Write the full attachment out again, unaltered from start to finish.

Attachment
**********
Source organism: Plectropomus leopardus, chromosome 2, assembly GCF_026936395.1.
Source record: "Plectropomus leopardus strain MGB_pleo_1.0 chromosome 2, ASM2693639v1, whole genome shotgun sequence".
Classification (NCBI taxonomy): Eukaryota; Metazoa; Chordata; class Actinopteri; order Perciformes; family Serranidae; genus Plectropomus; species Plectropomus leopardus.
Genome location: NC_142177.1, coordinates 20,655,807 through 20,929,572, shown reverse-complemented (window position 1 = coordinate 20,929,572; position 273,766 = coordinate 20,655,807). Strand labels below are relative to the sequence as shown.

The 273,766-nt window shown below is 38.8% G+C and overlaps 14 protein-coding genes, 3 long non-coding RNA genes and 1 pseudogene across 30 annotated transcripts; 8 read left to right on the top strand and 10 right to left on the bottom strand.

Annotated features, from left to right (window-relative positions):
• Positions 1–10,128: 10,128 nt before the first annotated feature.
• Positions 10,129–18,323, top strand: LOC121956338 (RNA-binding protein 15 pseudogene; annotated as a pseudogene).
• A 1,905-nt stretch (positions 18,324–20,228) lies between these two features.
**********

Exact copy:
Source organism: Plectropomus leopardus, chromosome 2, assembly GCF_026936395.1.
Source record: "Plectropomus leopardus strain MGB_pleo_1.0 chromosome 2, ASM2693639v1, whole genome shotgun sequence".
Classification (NCBI taxonomy): Eukaryota; Metazoa; Chordata; class Actinopteri; order Perciformes; family Serranidae; genus Plectropomus; species Plectropomus leopardus.
Genome location: NC_142177.1, coordinates 20,655,807 through 20,929,572, shown reverse-complemented (window position 1 = coordinate 20,929,572; position 273,766 = coordinate 20,655,807). Strand labels below are relative to the sequence as shown.

The 273,766-nt window shown below is 38.8% G+C and overlaps 14 protein-coding genes, 3 long non-coding RNA genes and 1 pseudogene across 30 annotated transcripts; 8 read left to right on the top strand and 10 right to left on the bottom strand.

Annotated features, from left to right (window-relative positions):
• Positions 1–10,128: 10,128 nt before the first annotated feature.
• Positions 10,129–18,323, top strand: LOC121956338 (RNA-binding protein 15 pseudogene; annotated as a pseudogene).
• A 1,905-nt stretch (positions 18,324–20,228) lies between these two features.